Women have different recovery needs than men. International Women’s Day on March 8th is a good time to examine those needs.
The 2015 National Survey on Drug Use reported that 5.7% of American women have a substance use disorder (SUD) in the United States, while 3% suffer from a drug use disorder, and 10.4% have an alcohol use disorder. Historically, men have been more likely to develop an SUD, but women also suffer in great numbers. In fact, the once large gap between rates of overdose deaths for men as compared to women has been steadily closing, and it’s expected that overdose rates among women will continue to increase in the next couple of years. The difference in women’s treatment needs is a result of biological differences and gender differences, including the social and cultural roles of women in society.
Biologically, SUD progresses at a faster rate for women than for men, and women are more susceptible to cravings and relapse. Biological differences accelerate the progression of addiction because women metabolize alcohol and drugs differently. Women have fewer stomach enzymes and more fatty tissue which slows down the processing of alcohol and other drugs, causing the body to be exposed to higher concentrations of the substance longer.
Socially, women experience greater levels of stigmatization around substance use as a result of their traditional roles as gatekeepers, mothers, caregivers, and often the central organizing factor in their families. Many cultures revere women in the family and community, making it harder for them to admit the problem and seek treatment. Poverty is also more prevalent in women than in men, creating another treatment barrier.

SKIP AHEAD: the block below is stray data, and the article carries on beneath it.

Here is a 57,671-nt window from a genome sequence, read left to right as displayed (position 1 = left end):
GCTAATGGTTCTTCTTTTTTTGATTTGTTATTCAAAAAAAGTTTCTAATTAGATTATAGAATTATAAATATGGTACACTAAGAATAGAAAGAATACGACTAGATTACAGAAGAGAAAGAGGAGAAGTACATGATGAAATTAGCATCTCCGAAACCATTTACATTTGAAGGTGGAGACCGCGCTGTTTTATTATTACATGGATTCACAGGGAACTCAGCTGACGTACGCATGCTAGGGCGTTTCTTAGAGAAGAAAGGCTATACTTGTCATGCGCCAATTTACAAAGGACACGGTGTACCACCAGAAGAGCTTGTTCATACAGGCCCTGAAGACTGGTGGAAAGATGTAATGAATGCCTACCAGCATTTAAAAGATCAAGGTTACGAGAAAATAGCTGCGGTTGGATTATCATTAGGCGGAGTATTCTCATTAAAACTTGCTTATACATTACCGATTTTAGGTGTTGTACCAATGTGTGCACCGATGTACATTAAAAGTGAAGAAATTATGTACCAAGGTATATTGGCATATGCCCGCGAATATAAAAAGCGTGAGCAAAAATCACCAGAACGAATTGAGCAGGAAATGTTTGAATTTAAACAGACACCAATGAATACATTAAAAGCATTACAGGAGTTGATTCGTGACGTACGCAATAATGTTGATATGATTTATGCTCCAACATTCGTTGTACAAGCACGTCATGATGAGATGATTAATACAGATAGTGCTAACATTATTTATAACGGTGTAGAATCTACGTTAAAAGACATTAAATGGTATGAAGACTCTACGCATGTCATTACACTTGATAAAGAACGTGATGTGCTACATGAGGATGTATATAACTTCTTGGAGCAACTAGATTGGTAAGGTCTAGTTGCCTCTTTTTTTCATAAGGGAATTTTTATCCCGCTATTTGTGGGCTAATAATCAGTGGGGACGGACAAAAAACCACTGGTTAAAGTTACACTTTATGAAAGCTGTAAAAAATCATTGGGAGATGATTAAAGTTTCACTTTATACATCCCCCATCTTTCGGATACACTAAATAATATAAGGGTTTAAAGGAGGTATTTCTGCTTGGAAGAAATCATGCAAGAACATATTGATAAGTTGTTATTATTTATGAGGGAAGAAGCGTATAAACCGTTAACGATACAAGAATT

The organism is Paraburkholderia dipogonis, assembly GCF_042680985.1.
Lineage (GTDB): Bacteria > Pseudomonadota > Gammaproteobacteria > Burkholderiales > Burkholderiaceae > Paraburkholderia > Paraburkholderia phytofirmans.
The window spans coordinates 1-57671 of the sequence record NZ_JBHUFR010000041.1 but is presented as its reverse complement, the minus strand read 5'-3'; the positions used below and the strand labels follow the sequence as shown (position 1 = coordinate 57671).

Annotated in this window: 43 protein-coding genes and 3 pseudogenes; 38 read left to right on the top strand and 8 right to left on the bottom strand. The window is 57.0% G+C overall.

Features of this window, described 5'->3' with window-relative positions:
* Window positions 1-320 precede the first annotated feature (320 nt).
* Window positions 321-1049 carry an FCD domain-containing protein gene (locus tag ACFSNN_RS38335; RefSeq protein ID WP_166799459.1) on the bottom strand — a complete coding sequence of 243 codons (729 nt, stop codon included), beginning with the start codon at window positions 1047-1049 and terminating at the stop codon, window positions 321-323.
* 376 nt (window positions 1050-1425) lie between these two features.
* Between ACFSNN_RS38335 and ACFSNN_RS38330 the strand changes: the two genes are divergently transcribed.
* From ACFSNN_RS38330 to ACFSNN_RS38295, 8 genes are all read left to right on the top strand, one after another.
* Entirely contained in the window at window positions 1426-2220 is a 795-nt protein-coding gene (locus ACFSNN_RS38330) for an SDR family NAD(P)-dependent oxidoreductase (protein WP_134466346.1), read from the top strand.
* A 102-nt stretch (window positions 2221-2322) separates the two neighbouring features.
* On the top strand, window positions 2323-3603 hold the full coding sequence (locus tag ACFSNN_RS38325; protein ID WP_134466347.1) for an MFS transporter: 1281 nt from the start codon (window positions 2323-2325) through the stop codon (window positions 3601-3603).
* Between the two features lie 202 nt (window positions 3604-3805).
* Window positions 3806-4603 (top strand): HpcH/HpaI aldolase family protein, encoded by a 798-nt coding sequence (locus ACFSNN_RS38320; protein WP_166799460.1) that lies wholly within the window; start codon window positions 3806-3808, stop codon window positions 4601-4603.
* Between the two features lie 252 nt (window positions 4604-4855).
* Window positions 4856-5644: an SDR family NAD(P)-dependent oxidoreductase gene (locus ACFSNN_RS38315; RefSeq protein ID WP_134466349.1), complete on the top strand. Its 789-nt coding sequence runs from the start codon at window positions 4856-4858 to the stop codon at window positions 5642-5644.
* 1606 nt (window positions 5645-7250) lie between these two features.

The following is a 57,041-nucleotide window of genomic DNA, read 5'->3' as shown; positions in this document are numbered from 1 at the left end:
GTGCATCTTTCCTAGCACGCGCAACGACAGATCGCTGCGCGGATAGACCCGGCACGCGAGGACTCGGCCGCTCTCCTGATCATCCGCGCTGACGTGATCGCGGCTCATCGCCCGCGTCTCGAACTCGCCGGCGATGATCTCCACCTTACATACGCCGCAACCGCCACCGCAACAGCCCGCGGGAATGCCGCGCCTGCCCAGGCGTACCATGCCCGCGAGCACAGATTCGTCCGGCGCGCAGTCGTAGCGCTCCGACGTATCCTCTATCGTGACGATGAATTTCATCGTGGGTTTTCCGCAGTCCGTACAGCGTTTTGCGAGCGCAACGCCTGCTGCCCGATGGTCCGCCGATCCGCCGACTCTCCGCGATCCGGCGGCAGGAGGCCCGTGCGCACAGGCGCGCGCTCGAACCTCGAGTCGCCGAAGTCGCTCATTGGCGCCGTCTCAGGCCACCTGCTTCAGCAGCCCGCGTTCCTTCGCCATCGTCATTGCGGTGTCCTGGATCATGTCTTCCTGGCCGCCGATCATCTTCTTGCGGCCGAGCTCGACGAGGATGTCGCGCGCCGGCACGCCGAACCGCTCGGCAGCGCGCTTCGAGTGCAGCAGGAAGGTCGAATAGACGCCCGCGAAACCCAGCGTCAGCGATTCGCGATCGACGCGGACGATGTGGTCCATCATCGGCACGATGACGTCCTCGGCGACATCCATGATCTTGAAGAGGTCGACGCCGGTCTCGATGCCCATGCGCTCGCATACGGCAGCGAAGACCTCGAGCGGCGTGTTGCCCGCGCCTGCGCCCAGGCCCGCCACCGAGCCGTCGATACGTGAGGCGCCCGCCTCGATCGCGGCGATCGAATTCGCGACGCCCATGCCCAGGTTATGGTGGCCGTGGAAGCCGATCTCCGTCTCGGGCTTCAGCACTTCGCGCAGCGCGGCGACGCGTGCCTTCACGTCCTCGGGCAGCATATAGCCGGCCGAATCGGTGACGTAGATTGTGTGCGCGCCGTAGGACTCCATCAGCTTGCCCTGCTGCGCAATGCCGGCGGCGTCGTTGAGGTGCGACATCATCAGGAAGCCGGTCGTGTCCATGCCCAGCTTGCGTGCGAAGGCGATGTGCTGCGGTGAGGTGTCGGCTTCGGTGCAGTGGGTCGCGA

To help women access behavioral health recovery services, the federal Substance Abuse and Mental Health Administration recommends some very specific supports that treatment providers must put in place:
- Sexual healthcare education and linkage
- Gender-specific care that attends to the roles and barriers of women, including diverse cultural needs
- Childcare assistance, including more treatment programs that accept infants and children
- Legal support for issues of divorce, domestic violence, child custody, and other women’s issues
- The use of use of supportive therapies in treatment (e.g., empathy, connection, warmth)
- Practical education and support for parenting, job training, self-esteem and body image, housing, and financial independence.
Find out more about: women’s treatment needs from SAMHSA